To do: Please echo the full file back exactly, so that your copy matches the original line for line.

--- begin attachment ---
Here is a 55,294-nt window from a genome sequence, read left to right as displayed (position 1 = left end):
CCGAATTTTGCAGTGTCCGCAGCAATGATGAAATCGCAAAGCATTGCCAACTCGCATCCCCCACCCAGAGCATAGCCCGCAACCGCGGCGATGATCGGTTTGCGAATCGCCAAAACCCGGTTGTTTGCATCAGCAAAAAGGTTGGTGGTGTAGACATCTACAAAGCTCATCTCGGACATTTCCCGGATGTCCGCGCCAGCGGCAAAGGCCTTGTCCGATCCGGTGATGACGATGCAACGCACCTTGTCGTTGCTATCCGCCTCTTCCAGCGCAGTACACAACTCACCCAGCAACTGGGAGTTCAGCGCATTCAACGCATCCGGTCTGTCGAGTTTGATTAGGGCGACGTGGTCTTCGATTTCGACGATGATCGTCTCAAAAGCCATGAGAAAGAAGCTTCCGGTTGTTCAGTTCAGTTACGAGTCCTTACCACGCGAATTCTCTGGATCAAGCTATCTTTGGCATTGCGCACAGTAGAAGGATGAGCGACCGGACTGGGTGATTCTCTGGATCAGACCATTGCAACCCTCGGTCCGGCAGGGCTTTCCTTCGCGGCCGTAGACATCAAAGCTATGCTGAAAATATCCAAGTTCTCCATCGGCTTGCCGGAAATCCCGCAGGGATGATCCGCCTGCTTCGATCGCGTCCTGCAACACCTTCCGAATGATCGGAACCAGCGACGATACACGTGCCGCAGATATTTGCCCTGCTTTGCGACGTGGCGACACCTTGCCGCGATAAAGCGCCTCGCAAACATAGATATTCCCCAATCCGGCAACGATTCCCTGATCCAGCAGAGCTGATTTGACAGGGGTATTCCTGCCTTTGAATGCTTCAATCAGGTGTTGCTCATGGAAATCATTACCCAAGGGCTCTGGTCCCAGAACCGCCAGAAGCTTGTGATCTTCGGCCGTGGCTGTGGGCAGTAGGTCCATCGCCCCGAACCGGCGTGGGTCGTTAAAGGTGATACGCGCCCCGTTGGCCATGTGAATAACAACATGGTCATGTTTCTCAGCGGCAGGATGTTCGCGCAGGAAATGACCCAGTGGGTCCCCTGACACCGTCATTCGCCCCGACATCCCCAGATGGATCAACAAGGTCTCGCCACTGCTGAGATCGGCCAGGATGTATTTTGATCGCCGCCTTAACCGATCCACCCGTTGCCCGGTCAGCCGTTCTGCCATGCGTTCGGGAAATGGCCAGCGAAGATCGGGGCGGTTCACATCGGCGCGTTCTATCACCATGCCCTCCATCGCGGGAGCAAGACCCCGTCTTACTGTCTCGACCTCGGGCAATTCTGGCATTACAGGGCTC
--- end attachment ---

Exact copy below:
Here is a 55,294-nt window from a genome sequence, read left to right as displayed (position 1 = left end):
CCGAATTTTGCAGTGTCCGCAGCAATGATGAAATCGCAAAGCATTGCCAACTCGCATCCCCCACCCAGAGCATAGCCCGCAACCGCGGCGATGATCGGTTTGCGAATCGCCAAAACCCGGTTGTTTGCATCAGCAAAAAGGTTGGTGGTGTAGACATCTACAAAGCTCATCTCGGACATTTCCCGGATGTCCGCGCCAGCGGCAAAGGCCTTGTCCGATCCGGTGATGACGATGCAACGCACCTTGTCGTTGCTATCCGCCTCTTCCAGCGCAGTACACAACTCACCCAGCAACTGGGAGTTCAGCGCATTCAACGCATCCGGTCTGTCGAGTTTGATTAGGGCGACGTGGTCTTCGATTTCGACGATGATCGTCTCAAAAGCCATGAGAAAGAAGCTTCCGGTTGTTCAGTTCAGTTACGAGTCCTTACCACGCGAATTCTCTGGATCAAGCTATCTTTGGCATTGCGCACAGTAGAAGGATGAGCGACCGGACTGGGTGATTCTCTGGATCAGACCATTGCAACCCTCGGTCCGGCAGGGCTTTCCTTCGCGGCCGTAGACATCAAAGCTATGCTGAAAATATCCAAGTTCTCCATCGGCTTGCCGGAAATCCCGCAGGGATGATCCGCCTGCTTCGATCGCGTCCTGCAACACCTTCCGAATGATCGGAACCAGCGACGATACACGTGCCGCAGATATTTGCCCTGCTTTGCGACGTGGCGACACCTTGCCGCGATAAAGCGCCTCGCAAACATAGATATTCCCCAATCCGGCAACGATTCCCTGATCCAGCAGAGCTGATTTGACAGGGGTATTCCTGCCTTTGAATGCTTCAATCAGGTGTTGCTCATGGAAATCATTACCCAAGGGCTCTGGTCCCAGAACCGCCAGAAGCTTGTGATCTTCGGCCGTGGCTGTGGGCAGTAGGTCCATCGCCCCGAACCGGCGTGGGTCGTTAAAGGTGATACGCGCCCCGTTGGCCATGTGAATAACAACATGGTCATGTTTCTCAGCGGCAGGATGTTCGCGCAGGAAATGACCCAGTGGGTCCCCTGACACCGTCATTCGCCCCGACATCCCCAGATGGATCAACAAGGTCTCGCCACTGCTGAGATCGGCCAGGATGTATTTTGATCGCCGCCTTAACCGATCCACCCGTTGCCCGGTCAGCCGTTCTGCCATGCGTTCGGGAAATGGCCAGCGAAGATCGGGGCGGTTCACATCGGCGCGTTCTATCACCATGCCCTCCATCGCGGGAGCAAGACCCCGTCTTACTGTCTCGACCTCGGGCAATTCTGGCATTACAGGGCTC